APPEAL from the Circuit Court of Madison County; the Hon.
HORACE L. CALVO, Judge, presiding.
MR. JUSTICE KARNS DELIVERED THE OPINION OF THE COURT:
Mr. JUSTICE KARNS delivered the opinion of the court:
This is the second time this case is before us. Previously, we affirmed defendant's conviction for armed robbery but vacated his sentence of 20 to 40 years because of the possibility that the court considered improper factors in sentencing. (People v. Cretton (1979), 69 Ill. App.3d 1103 (Rule 23 opinion).) On remand, the Circuit Court of Madison County imposed a sentence of not less than 9 nor more than 18 years, which the defendant now appeals.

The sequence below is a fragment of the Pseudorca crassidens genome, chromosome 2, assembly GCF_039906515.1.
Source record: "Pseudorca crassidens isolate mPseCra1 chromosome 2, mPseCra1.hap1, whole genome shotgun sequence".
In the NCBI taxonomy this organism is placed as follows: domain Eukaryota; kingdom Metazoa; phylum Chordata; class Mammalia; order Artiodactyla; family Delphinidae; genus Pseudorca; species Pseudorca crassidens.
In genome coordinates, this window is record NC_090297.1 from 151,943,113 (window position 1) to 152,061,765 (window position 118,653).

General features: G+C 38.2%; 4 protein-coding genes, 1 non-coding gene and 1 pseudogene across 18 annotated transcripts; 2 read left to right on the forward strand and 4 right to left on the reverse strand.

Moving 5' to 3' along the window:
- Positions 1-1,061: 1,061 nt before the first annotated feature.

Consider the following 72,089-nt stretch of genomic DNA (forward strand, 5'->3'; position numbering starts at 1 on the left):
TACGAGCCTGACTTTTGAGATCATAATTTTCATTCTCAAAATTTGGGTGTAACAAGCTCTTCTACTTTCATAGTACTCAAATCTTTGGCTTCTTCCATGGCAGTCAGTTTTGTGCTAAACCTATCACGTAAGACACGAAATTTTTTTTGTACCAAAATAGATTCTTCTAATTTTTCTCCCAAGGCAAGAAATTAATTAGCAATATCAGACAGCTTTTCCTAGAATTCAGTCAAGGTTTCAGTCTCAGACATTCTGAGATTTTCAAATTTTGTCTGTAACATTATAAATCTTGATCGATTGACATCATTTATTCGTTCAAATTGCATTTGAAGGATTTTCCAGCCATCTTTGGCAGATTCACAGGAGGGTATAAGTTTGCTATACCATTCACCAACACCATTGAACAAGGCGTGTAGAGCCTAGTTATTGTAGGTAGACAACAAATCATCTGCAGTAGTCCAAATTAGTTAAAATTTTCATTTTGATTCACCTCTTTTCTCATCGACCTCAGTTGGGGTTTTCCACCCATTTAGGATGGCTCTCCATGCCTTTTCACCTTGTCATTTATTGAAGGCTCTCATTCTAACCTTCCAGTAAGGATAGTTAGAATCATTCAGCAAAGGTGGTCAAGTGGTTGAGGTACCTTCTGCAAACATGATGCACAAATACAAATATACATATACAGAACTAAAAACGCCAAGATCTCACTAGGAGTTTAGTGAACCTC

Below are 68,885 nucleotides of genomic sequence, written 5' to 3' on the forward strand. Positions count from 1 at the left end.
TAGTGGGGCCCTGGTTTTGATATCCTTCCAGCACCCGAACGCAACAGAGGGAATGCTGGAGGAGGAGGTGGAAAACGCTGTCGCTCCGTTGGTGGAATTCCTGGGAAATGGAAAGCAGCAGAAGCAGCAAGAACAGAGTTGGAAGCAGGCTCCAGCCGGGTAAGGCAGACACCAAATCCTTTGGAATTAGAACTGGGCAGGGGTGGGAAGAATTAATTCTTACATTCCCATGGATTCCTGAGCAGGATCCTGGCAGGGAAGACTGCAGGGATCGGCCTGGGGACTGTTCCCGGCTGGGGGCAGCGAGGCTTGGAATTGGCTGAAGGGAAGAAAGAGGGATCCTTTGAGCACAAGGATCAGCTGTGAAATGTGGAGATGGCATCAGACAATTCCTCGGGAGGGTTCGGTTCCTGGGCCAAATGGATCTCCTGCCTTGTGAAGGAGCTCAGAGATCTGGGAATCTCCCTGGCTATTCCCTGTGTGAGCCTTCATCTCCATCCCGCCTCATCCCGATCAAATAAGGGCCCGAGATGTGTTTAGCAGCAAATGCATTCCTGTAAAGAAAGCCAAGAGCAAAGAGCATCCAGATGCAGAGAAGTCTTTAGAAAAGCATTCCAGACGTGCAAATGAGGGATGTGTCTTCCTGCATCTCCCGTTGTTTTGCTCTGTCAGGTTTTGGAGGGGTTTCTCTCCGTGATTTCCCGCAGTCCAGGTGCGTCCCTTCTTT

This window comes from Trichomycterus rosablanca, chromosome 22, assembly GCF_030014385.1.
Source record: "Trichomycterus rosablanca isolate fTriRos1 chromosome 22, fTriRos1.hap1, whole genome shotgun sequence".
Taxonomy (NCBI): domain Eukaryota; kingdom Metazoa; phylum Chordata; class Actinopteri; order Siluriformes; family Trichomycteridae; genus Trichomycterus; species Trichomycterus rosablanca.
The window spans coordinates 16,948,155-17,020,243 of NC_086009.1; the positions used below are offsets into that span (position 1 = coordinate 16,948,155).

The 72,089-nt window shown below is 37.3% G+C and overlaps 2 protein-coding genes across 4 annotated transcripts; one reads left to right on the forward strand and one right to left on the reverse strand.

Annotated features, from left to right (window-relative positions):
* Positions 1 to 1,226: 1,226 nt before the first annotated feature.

At the resentencing hearing, the court heard testimony from the defendant and his parents. Defendant complained that authorities at the Menard Correctional Center, where he has been confined, do not allow him to participate in rehabilitation or GED programs. Defendant is in the protective custody unit at Menard because, as he testified, he "couldn't handle" being part of the prison's general population and got involved in several fights during his first two weeks at Menard. Despite the lack of formal programs, however, defendant believes that he has rehabilitated himself, improved his attitude, and gotten to know himself better. His parents agreed that defendant has learned discipline and responsibility. No testimony was offered by prison authorities to support or rebut defendant's statements.
Defendant's first contention is that he was entitled to elect between application of the old and new versions of the Unified Code of Corrections because resentencing occurred after February 1, 1978. (Ill. Rev. Stat., 1978 Supp., ch. 38, par. 1008-2-4(b).) Section 8-2-4 of the amended code provides: